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What To Watch For: United States GP (NBC, Live Extra from 2:30pm ET)

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After a weekend of rain, rain and more rain, we’ve made it: United States Grand Prix race day, and the possible coronation of a three-time world champion.

Lewis Hamilton arrived in Austin knowing that victory with teammate Nico Rosberg in second place would clinch him a third world title with three races to spare, but heads into the race as blind as the rest of the field after seeing FP2 and Q3 get washed out completely.

The rain is set to subside before the race, and although the drivers will unquestionably be running on wet and intermediate tires (the latter at a push), the grand prix is going to happen.

It was Rosberg who seized the advantage in qualifying earlier today, posting the fastest time in Q2 and taking pole after Q3 was cancelled. Hamilton will start alongside him on the front row of the grid, with the Red Bull duo of Daniel Ricciardo and Daniil Kvyat looming behind.

You can watch the United States Grand Prix live on NBC and Live Extra from 2:30pm ET on Sunday. CLICK HERE to watch via live stream.

2015 United States Grand Prix – What To Watch For


Lewis Hamilton’s task today has been made simpler by the fact that closest title rival Sebastian Vettel has a grid penalty, leaving him 14th for the start. As such, beating Nico Rosberg should be enough to clinch him a third world title in Austin – and that’s hardly something he’s struggled to do this year.

A third world title would put him on par with Ayrton Senna and Jackie Stewart, and also make him the first British driver to successfully defend the championship. As I wrote earlier this week, winning it on US soil will only make things all the sweeter.

As an aside: Hamilton has never won a world title in sunshine. Interlagos 2008 was a downpour, and Abu Dhabi was won under the night sky. Number three could be another wet one if he clinches it today.


Using the word “drought” in Austin this weekend is irony personified. Alas, Nico Rosberg enters today’s race hoping to end a win drought that dates all the way back to the Austrian Grand Prix in June, some four months ago.

The German driver has struggled to match Hamilton in recent weeks, and although victory here would only be delaying the inevitable title success for his teammate, Rosberg will be hungry to end the rut at COTA.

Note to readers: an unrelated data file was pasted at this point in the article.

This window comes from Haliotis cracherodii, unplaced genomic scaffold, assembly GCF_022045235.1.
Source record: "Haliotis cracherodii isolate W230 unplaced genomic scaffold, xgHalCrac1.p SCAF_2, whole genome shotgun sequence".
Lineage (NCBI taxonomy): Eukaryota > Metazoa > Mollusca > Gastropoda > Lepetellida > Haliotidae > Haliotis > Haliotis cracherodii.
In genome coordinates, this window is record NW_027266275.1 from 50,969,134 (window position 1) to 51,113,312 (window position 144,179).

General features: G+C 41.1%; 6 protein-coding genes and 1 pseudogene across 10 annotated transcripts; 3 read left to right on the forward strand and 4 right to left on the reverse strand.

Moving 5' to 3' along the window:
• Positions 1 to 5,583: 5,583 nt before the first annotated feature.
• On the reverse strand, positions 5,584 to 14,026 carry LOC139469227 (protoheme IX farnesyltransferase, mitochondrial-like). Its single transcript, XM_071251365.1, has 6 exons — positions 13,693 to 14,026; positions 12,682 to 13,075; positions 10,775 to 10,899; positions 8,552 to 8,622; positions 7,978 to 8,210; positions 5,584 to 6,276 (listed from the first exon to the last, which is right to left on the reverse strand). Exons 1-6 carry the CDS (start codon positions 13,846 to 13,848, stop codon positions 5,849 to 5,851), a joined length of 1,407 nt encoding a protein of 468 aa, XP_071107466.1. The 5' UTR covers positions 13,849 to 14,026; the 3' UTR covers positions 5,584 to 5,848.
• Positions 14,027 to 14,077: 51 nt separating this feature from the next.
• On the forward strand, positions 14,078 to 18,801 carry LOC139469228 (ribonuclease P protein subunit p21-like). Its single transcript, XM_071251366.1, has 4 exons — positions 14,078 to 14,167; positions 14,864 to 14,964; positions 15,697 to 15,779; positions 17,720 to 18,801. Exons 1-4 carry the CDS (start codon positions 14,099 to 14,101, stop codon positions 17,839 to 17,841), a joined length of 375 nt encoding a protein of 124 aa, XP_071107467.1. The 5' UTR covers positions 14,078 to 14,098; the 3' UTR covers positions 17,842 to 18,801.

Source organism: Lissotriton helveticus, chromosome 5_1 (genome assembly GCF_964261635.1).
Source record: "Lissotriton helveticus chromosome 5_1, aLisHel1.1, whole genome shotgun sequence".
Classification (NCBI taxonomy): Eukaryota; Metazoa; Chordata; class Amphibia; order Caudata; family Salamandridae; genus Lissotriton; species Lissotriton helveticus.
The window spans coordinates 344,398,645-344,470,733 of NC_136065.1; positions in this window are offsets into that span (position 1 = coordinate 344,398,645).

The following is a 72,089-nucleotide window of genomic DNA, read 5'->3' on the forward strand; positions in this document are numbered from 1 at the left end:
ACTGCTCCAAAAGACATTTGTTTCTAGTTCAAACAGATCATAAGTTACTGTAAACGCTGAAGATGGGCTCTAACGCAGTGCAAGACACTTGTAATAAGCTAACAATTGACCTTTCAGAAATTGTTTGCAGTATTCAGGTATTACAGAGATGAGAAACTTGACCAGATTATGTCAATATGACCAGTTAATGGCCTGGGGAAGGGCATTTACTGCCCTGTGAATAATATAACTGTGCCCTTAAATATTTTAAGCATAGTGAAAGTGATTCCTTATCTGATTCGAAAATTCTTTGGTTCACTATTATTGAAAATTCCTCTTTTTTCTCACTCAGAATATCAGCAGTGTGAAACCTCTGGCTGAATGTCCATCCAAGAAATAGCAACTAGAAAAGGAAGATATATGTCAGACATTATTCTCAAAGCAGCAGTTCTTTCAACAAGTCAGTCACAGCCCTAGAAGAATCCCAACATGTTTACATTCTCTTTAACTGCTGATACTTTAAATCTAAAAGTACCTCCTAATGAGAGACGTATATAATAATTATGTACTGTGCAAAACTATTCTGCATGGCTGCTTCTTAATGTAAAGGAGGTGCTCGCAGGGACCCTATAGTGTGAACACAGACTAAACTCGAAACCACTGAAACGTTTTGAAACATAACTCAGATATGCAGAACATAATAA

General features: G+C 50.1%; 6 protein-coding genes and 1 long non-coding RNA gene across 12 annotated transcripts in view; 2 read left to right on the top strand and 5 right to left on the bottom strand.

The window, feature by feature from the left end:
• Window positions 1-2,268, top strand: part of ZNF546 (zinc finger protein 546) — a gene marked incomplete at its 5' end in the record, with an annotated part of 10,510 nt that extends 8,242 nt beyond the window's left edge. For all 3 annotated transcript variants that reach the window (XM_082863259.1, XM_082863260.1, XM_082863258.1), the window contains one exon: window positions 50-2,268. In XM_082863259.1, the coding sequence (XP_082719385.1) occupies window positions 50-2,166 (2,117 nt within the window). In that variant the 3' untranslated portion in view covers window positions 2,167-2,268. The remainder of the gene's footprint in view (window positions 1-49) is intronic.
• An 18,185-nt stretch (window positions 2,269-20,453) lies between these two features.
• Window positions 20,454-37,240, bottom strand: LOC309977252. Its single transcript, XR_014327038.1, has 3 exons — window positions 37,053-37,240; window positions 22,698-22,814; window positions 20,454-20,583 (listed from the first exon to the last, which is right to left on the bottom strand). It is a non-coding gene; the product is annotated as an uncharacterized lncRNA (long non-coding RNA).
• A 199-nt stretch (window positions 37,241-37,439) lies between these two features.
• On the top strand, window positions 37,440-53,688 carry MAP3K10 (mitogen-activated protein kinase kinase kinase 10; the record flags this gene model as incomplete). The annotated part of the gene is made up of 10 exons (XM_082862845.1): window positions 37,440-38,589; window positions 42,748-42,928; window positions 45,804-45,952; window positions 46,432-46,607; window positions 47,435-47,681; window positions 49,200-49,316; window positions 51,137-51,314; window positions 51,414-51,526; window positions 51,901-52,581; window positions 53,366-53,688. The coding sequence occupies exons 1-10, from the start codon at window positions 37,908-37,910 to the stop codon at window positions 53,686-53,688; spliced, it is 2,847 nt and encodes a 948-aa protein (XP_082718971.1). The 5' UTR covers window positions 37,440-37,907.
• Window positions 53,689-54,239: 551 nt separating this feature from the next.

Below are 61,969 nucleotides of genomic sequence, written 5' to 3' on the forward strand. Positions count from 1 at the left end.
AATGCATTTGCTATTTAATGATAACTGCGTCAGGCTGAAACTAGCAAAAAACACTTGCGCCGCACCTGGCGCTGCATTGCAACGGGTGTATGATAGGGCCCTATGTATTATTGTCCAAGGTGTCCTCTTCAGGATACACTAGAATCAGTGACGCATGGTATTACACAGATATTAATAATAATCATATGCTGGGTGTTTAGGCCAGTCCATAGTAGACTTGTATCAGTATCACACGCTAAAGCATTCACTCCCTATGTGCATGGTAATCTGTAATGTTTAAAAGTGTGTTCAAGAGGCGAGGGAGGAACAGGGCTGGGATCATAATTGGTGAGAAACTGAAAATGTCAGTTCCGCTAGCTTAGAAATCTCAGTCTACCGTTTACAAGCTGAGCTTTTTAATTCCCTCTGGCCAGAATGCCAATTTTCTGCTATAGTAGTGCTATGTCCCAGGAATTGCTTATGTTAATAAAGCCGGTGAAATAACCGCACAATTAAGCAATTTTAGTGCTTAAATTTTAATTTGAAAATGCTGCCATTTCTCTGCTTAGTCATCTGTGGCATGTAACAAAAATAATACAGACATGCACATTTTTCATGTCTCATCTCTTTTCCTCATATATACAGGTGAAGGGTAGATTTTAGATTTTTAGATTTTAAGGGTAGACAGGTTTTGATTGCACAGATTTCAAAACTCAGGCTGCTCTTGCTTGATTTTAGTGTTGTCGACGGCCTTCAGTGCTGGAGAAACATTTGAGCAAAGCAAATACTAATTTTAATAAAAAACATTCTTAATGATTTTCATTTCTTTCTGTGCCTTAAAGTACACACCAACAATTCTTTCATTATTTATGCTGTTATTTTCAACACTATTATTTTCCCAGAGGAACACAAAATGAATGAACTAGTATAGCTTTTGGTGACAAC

Mercedes may still be top dogs even in wet conditions, but Red Bull showed in qualifying that it could put up a fight to the Silver Arrows at the front. Both Daniel Ricciardo and Daniil Kvyat have ran well in the wet before, and from the second row of the grid, they could yet spring a surprise.

For Ricciardo, it will be important for him to pick up some big points in what has been a difficult season. Slipping behind Kvyat in the drivers’ championship will have done little to help his standing in F1, and although the smile will remain, he needs to unleash his inner Honey Badger soon.


Although the rain is set to ease during the race, conditions will still be treacherous at the start, setting the stage for an almighty battle between the drivers out on track. Real ‘wet’ races in F1 have been quite sparse in recent years – let’s hope today’s US GP makes up for that.

Quite how the weather will have affected attendance figures remains unclear, but it’s hard to believe the three-day figure of over 250,000 will get even close to being matched this year. Austin has kept its smile regardless, though, which has been wonderful to see.


After all these years, Alexander Rossi will finally race in the United States Grand Prix today. The American driver becomes the first to race at home since Scott Speed back in 2007, and will be hoping to use the weather to his advantage in his star-spangled Manor.

That said, this has been about as ‘Alexander Rossi’ a weekend as you could have imagined: lots of promise, only for something to get in the way (namely the weather). Regardless of his end result at COTA, today is arguably the biggest of his career to date.


1. Nico Rosberg Mercedes
2. Lewis Hamilton Mercedes
3. Daniel Ricciardo Red Bull
4. Daniil Kvyat Red Bull
5. Sergio Perez Force India
6. Nico Hulkenberg Force India
7. Felipe Massa Williams
8. Max Verstappen Toro Rosso
9. Fernando Alonso McLaren
10. Romain Grosjean Lotus
11. Jenson Button McLaren
12. Pastor Maldonado Lotus
13. Sebastian Vettel Ferrari*
14. Marcus Ericsson Sauber
15. Valtteri Bottas Williams*
16. Felipe Nasr Sauber
17. Alexander Rossi Manor
18. Kimi Raikkonen Ferrari*
19. Will Stevens Manor*
20. Carlos Sainz Jr. Toro Rosso**

* grid penalty
** missed 107% cut, given dispensation to race by stewards

The United States Grand Prix is live on NBC and Live Extra from 2:30pm ET on Sunday.

NHRA: Funny Car driver J.R. Todd looks to snap slump, make history at U.S. Nationals